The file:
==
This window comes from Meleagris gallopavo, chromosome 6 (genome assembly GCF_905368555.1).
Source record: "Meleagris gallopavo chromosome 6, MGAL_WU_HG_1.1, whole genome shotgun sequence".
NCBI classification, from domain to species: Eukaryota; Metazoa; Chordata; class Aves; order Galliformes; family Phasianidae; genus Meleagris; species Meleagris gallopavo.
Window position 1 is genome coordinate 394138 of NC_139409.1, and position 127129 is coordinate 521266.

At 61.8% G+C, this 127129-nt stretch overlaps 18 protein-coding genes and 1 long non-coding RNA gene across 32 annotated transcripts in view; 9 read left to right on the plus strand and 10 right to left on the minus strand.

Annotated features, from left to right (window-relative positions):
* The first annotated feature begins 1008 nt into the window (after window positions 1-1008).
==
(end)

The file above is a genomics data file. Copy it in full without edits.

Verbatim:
This window comes from Meleagris gallopavo, chromosome 6 (genome assembly GCF_905368555.1).
Source record: "Meleagris gallopavo chromosome 6, MGAL_WU_HG_1.1, whole genome shotgun sequence".
NCBI classification, from domain to species: Eukaryota; Metazoa; Chordata; class Aves; order Galliformes; family Phasianidae; genus Meleagris; species Meleagris gallopavo.
Window position 1 is genome coordinate 394138 of NC_139409.1, and position 127129 is coordinate 521266.

At 61.8% G+C, this 127129-nt stretch overlaps 18 protein-coding genes and 1 long non-coding RNA gene across 32 annotated transcripts in view; 9 read left to right on the plus strand and 10 right to left on the minus strand.

Annotated features, from left to right (window-relative positions):
* The first annotated feature begins 1008 nt into the window (after window positions 1-1008).